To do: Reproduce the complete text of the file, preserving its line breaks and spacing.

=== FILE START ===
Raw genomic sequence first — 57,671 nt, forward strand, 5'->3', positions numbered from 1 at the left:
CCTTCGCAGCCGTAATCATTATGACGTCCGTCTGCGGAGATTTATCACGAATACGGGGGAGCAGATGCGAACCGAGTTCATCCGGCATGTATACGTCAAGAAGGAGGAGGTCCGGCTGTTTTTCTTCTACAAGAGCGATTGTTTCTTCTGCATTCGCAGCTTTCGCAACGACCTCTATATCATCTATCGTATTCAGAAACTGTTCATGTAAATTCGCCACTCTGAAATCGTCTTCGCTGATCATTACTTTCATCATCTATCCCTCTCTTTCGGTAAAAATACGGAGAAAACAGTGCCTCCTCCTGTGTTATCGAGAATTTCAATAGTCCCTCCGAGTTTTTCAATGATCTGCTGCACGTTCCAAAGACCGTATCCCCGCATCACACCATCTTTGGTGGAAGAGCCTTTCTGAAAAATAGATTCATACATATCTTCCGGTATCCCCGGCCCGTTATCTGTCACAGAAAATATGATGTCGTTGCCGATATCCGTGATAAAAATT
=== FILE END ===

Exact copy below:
Raw genomic sequence first — 57,671 nt, forward strand, 5'->3', positions numbered from 1 at the left:
CCTTCGCAGCCGTAATCATTATGACGTCCGTCTGCGGAGATTTATCACGAATACGGGGGAGCAGATGCGAACCGAGTTCATCCGGCATGTATACGTCAAGAAGGAGGAGGTCCGGCTGTTTTTCTTCTACAAGAGCGATTGTTTCTTCTGCATTCGCAGCTTTCGCAACGACCTCTATATCATCTATCGTATTCAGAAACTGTTCATGTAAATTCGCCACTCTGAAATCGTCTTCGCTGATCATTACTTTCATCATCTATCCCTCTCTTTCGGTAAAAATACGGAGAAAACAGTGCCTCCTCCTGTGTTATCGAGAATTTCAATAGTCCCTCCGAGTTTTTCAATGATCTGCTGCACGTTCCAAAGACCGTATCCCCGCATCACACCATCTTTGGTGGAAGAGCCTTTCTGAAAAATAGATTCATACATATCTTCCGGTATCCCCGGCCCGTTATCTGTCACAGAAAATATGATGTCGTTGCCGATATCCGTGATAAAAATT